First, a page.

He is close with Marcus Rashford, a man better placed than most to recognise and appreciate the struggles Sterling has had to overcome, and the Manchester United forward has been a persistent source of encouragement and support, a shining example of the comradeship Gareth Southgate has sought to foster. But, ultimately, it is Sterling who is harnessing a melting pot of internal fires with control and clarity on the pitch that has thrust him into contention for the player of the tournament award and there is now one hurdle left to cross, the biggest of the lot.
Sterling dubbed himself #TheHatedOne during the last Euros, when he became a lightning rod for England’s failings, and perhaps even now he may not feel quite as loved or appreciated as he would hope, or should be. Being passed over for Harry Kane for the man-of-the-match award against Denmark may be a very small reflection of that, just as the thirst with which some rushed to condemn him as a diver after he won a soft penalty on Wednesday seemed to stray beyond the boundaries of a mere wish for greater honesty.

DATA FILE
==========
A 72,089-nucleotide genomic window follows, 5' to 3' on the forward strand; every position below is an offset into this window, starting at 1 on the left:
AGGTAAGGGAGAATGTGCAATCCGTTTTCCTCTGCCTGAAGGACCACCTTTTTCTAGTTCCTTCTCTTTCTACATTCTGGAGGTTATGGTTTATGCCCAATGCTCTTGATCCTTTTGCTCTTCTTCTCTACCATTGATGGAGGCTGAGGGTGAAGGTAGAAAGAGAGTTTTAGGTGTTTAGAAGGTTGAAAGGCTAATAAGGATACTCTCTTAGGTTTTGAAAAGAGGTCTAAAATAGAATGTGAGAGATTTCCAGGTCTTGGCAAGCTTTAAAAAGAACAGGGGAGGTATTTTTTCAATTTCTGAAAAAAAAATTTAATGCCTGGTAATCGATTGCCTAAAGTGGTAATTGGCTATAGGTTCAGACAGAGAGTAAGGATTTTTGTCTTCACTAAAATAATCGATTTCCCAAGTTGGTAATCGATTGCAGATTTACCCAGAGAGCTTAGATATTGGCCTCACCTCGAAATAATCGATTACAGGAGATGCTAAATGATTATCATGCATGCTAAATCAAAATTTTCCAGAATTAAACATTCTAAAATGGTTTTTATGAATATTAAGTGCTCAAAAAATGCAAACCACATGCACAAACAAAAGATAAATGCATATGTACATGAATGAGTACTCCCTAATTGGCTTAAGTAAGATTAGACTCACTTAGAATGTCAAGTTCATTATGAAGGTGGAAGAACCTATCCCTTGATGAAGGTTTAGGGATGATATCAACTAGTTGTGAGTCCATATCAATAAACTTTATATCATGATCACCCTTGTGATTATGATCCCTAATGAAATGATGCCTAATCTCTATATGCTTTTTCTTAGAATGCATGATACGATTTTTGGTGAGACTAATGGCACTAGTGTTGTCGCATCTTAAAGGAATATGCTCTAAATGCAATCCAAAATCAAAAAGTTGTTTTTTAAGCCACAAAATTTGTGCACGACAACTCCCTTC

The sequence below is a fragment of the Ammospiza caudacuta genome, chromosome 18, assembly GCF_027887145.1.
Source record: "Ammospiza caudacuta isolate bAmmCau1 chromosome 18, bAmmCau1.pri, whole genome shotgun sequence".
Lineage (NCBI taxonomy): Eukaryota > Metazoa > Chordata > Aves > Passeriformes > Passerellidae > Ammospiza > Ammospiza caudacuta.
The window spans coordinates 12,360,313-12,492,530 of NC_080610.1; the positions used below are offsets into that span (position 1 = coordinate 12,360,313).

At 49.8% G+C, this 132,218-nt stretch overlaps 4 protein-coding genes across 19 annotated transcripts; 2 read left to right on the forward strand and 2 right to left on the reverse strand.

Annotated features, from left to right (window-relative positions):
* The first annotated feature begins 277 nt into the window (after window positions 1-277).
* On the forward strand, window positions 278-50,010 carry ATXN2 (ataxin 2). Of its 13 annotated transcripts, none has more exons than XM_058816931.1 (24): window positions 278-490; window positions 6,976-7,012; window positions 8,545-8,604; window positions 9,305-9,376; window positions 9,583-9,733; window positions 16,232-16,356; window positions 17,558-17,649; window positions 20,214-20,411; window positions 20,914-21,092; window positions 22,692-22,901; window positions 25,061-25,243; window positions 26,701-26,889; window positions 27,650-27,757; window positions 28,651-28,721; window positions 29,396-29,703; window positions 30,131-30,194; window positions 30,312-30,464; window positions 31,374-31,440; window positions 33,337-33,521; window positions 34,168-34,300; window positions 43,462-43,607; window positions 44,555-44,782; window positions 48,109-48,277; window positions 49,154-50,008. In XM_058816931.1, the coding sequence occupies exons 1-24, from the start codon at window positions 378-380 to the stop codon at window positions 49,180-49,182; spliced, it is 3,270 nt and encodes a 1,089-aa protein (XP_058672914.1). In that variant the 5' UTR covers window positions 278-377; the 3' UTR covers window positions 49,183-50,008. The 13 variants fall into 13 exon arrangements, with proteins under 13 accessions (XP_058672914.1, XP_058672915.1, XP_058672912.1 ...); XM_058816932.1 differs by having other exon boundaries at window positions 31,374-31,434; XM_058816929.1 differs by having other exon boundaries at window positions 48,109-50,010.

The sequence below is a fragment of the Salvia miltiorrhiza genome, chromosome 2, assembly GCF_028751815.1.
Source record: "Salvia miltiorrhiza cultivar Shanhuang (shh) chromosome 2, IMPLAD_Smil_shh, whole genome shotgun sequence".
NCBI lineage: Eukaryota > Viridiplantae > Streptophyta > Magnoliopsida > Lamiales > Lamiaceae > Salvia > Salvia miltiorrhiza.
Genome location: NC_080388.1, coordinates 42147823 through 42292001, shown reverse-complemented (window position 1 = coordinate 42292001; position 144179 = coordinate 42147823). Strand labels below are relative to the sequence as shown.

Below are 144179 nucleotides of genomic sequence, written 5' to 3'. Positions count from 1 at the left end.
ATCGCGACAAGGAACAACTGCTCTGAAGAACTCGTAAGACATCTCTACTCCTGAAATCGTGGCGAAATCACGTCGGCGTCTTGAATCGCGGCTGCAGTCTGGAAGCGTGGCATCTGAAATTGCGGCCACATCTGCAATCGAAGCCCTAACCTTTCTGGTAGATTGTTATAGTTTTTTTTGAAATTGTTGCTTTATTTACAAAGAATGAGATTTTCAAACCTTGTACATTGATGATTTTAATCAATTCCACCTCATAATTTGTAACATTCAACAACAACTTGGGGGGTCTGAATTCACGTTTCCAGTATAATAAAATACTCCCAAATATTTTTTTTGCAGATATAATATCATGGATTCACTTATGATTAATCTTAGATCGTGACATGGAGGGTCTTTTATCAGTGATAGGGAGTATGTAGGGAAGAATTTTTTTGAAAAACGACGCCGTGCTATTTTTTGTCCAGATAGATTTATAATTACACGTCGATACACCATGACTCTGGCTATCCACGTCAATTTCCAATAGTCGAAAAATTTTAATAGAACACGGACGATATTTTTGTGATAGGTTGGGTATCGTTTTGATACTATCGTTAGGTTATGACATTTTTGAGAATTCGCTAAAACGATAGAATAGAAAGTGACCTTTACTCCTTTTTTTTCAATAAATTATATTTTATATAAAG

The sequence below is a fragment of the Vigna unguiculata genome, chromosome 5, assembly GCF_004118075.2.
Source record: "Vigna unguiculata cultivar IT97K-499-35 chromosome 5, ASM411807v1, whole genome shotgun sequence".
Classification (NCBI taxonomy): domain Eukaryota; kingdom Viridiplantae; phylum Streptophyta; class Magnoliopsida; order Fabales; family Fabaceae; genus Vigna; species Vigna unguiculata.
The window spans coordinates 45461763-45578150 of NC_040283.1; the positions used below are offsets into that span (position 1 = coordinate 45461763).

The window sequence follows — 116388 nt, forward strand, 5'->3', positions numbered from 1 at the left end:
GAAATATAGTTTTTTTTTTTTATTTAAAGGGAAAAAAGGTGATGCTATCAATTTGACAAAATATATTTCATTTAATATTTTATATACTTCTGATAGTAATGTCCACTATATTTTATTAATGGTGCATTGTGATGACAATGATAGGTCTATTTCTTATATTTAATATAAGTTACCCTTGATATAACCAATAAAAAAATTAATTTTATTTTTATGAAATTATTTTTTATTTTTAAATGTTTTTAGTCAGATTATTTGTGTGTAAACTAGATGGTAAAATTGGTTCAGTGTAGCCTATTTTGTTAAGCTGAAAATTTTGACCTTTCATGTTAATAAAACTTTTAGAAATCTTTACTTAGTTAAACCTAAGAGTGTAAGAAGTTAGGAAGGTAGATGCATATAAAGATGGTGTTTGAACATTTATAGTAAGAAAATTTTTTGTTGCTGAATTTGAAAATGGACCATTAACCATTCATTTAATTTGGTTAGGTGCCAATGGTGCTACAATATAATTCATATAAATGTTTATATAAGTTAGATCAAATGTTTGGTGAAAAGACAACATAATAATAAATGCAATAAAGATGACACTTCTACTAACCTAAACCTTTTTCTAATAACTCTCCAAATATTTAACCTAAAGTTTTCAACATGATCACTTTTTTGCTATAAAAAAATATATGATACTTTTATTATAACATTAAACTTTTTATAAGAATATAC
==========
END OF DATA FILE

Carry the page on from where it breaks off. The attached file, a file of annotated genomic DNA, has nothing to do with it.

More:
Raheem Sterling was targeted after England's Euro 2016 failure
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A couple of points here. Yes, Sterling went to ground easily but let’s stop calling it a blatant dive. There was some contact and it was not his fault the Var did not see fit to overturn the decision. But would the same people rebuking him for tumbling have accused him of not being wily enough had he stayed on his feet? Heaven knows England have had enough criticism down the years for not being streetwise enough at these tournaments. And would the reaction have been the same if Jack Grealish, for example, had gone down in similar circumstances?
After just two goals in his first 45 appearances for England, Sterling has scored 15 times in his last 22 outings, three of which have come at these Euros having drawn a blank in his three previous tournaments.